R&D Scheme - Legislative Changes coming in April 2023

The R&D scheme has been subject to many changes over its lifetime, and recently, it seems that every budget brings with it news of an impending alteration to the scheme. The backdrop to this latest update shows how HMRC is balancing the need to limit abuse of the scheme, with the desire to help grow the UK economy by incentivising companies to innovate.

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Changes to Qualifying Expenditure

This Easy R&D update covers the key changes that are coming in April 2023 with new rules on what qualifies as eligible expenditure, new restrictions on claiming overseas R&D costs, and the need for all claims to be made digitally, with greater transparency around the R&D tax advisers involved in any claim.

The good news coming from these latest updates is that it will be possible to claim for new categories of qualifying expenditure, with data, cloud computing, and pure mathematics R&D costs becoming eligible. 

Currently, companies making an R&D claim under the SME scheme rules can include relevant R&D costs related to:

  • Staff
  • Externally provided workers
  • Sub-contractors
  • Consumables
  • Software

Although data and cloud computing costs will join this list becoming allowable expenditures from April 2023, which is a significant positive change, care must be taken. To be eligible for tax relief, these types of costs must be linked to the R&D activity. There are restrictions covering where a company will have the right to sell, publicise, share or communicate the data to third parties for commercial purposes, other than R&D. 

Further, when considering whether there is an ‘advance’ in a field of science or technology, the guidelines will be updated so pure mathematics will be eligible. This is expected to benefit those companies driving innovation in the AI and robotics space. 

Additionally, assuming the Health and Social Care Levy goes ahead, the relevant legislation will be updated in 2023, so that this employer expenditure becomes an allowable cost for R&D tax relief. Until April 2023, this levy has been implemented through a temporary 1.25% increase to National Insurance rates – these additional NI costs and the impending Health and Social Care Levy can both be claimed for R&D tax relief.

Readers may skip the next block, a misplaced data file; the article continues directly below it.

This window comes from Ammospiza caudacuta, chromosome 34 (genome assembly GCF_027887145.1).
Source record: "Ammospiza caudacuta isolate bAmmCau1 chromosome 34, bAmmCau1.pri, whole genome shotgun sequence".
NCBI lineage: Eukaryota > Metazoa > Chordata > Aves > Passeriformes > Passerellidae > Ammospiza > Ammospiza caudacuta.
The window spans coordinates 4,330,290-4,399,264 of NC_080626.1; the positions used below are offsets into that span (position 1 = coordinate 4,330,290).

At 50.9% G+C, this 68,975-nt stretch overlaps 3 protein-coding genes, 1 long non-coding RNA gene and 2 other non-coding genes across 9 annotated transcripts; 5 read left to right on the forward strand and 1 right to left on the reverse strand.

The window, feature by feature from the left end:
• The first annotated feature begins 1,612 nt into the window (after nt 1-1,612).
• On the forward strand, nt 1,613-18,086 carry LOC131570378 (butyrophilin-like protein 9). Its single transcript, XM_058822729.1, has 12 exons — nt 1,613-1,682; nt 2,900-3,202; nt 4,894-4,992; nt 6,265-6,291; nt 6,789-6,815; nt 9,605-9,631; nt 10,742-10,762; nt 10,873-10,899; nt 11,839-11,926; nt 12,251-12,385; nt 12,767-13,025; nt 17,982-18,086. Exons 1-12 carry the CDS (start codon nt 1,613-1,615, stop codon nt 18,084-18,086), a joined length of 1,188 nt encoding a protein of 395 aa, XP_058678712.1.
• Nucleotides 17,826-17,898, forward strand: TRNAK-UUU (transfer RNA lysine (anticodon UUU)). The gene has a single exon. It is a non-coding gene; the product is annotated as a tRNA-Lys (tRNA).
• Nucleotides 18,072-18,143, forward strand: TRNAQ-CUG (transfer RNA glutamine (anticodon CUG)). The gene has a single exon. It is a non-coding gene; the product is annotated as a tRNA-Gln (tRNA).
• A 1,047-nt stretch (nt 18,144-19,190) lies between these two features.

The good news is this change in National Insurance and the new Health and So-cialCare Levy has minimal impact on the claim process, as the net impact on the total costs that can be claimed is unchanged. We are watching the news of the Conservative party leadership election with interest as the new Prime Minister may announce changes to the National Insurance and Health and Social Care Levy once they are in their new role.


Further restrictions on claims

From April 2023, there will be additional restrictions on what can be claimed via the R&D tax relief scheme for SME companies. Currently, subcontractors and externally provided workers can be included in a claim no matter where in the world they carry out their duties. However, in a deliberate attempt to refocus R&D investment toward the UK market, this will no longer be the case. 

From April 2023, any costs for these categories of expenditure, where the work is conducted outside the UK, will no longer be allowable in an R&D tax relief claim. There are exemptions where non-UK input is required due to exceptional circumstances, for example, if the conditions required for the R&D only exist outside the UK. However, any offshored R&D work that was contracted because of differences in cost or availability versus the UK, has not been deemed an exception in the draft legislation. We believe it is likely that this legislation will be passed.